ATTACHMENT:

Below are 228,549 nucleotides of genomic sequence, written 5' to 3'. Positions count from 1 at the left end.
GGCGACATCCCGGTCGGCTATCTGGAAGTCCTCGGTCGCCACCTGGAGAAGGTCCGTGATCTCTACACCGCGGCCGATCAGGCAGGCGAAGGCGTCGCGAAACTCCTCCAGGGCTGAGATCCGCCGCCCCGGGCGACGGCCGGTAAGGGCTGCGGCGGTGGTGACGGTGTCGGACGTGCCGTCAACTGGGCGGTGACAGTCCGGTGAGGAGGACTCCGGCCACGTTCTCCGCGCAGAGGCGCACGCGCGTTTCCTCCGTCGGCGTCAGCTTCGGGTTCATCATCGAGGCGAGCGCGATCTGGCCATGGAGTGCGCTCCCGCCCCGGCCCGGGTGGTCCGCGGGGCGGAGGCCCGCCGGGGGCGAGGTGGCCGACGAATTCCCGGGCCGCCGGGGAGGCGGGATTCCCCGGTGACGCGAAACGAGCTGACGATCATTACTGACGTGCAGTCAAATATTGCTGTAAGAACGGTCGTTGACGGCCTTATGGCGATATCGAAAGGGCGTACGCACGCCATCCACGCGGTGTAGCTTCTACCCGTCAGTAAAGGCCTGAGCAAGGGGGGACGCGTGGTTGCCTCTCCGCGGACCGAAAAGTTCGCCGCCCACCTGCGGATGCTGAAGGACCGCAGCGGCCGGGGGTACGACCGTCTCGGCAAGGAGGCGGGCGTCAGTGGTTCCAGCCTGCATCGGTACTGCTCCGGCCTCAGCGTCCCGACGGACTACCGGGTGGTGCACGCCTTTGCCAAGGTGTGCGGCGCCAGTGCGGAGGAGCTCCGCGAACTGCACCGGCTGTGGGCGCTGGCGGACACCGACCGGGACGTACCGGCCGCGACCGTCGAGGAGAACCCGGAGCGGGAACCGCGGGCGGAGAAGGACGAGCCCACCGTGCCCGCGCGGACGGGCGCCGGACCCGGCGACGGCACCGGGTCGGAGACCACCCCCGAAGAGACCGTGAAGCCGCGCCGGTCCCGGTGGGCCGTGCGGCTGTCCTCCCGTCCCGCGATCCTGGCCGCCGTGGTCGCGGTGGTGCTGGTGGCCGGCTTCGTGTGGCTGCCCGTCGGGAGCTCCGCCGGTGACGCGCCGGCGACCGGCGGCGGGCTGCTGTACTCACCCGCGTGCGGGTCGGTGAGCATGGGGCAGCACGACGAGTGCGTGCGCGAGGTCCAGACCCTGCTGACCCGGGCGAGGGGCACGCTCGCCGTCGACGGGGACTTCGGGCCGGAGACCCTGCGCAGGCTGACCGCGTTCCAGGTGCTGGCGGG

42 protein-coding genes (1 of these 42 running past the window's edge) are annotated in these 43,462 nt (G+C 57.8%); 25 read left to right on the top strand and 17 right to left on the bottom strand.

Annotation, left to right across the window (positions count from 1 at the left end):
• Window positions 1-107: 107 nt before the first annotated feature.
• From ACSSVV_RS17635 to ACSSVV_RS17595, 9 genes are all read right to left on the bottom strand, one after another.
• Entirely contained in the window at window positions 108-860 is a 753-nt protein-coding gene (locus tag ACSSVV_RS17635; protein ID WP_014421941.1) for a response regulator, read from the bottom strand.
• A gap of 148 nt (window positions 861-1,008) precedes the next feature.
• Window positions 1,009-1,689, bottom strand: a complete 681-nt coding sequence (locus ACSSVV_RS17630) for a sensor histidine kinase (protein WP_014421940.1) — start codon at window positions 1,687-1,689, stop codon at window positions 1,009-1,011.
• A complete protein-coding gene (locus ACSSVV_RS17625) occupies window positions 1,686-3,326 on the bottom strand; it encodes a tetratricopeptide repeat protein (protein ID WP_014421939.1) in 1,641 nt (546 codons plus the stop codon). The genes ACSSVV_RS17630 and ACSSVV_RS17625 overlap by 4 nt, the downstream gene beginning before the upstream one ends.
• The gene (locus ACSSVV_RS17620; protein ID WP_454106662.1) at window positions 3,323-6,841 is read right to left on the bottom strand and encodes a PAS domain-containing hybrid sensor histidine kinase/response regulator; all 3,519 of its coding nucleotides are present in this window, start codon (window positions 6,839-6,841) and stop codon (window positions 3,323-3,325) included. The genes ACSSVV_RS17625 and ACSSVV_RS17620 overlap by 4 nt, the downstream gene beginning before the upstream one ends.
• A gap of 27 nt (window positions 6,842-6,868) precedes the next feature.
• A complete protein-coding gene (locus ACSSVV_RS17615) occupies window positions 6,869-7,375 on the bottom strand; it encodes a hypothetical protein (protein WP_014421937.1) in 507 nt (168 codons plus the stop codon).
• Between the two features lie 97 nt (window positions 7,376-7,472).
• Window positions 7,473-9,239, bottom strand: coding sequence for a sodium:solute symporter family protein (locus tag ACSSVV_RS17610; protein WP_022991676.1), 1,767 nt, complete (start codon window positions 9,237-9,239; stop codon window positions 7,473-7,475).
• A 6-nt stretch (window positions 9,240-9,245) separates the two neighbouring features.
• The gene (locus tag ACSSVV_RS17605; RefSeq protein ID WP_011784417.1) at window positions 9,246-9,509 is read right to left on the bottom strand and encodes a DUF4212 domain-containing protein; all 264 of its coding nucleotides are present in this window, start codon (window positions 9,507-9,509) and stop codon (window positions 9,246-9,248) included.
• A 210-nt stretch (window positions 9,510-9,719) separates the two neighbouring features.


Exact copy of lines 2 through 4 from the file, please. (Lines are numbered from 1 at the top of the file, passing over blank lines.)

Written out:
GGCGACATCCCGGTCGGCTATCTGGAAGTCCTCGGTCGCCACCTGGAGAAGGTCCGTGATCTCTACACCGCGGCCGATCAGGCAGGCGAAGGCGTCGCGAAACTCCTCCAGGGCTGAGATCCGCCGCCCCGGGCGACGGCCGGTAAGGGCTGCGGCGGTGGTGACGGTGTCGGACGTGCCGTCAACTGGGCGGTGACAGTCCGGTGAGGAGGACTCCGGCCACGTTCTCCGCGCAGAGGCGCACGCGCGTTTCCTCCGTCGGCGTCAGCTTCGGGTTCATCATCGAGGCGAGCGCGATCTGGCCATGGAGTGCGCTCCCGCCCCGGCCCGGGTGGTCCGCGGGGCGGAGGCCCGCCGGGGGCGAGGTGGCCGACGAATTCCCGGGCCGCCGGGGAGGCGGGATTCCCCGGTGACGCGAAACGAGCTGACGATCATTACTGACGTGCAGTCAAATATTGCTGTAAGAACGGTCGTTGACGGCCTTATGGCGATATCGAAAGGGCGTACGCACGCCATCCACGCGGTGTAGCTTCTACCCGTCAGTAAAGGCCTGAGCAAGGGGGGACGCGTGGTTGCCTCTCCGCGGACCGAAAAGTTCGCCGCCCACCTGCGGATGCTGAAGGACCGCAGCGGCCGGGGGTACGACCGTCTCGGCAAGGAGGCGGGCGTCAGTGGTTCCAGCCTGCATCGGTACTGCTCCGGCCTCAGCGTCCCGACGGACTACCGGGTGGTGCACGCCTTTGCCAAGGTGTGCGGCGCCAGTGCGGAGGAGCTCCGCGAACTGCACCGGCTGTGGGCGCTGGCGGACACCGACCGGGACGTACCGGCCGCGACCGTCGAGGAGAACCCGGAGCGGGAACCGCGGGCGGAGAAGGACGAGCCCACCGTGCCCGCGCGGACGGGCGCCGGACCCGGCGACGGCACCGGGTCGGAGACCACCCCCGAAGAGACCGTGAAGCCGCGCCGGTCCCGGTGGGCCGTGCGGCTGTCCTCCCGTCCCGCGATCCTGGCCGCCGTGGTCGCGGTGGTGCTGGTGGCCGGCTTCGTGTGGCTGCCCGTCGGGAGCTCCGCCGGTGACGCGCCGGCGACCGGCGGCGGGCTGCTGTACTCACCCGCGTGCGGGTCGGTGAGCATGGGGCAGCACGACGAGTGCGTGCGCGAGGTCCAGACCCTGCTGACCCGGGCGAGGGGCACGCTCGCCGTCGACGGGGACTTCGGGCCGGAGACCCTGCGCAGGCTGACCGCGTTCCAGGTGCTGGCGGG

42 protein-coding genes (1 of these 42 running past the window's edge) are annotated in these 43,462 nt (G+C 57.8%); 25 read left to right on the top strand and 17 right to left on the bottom strand.

Annotation, left to right across the window (positions count from 1 at the left end):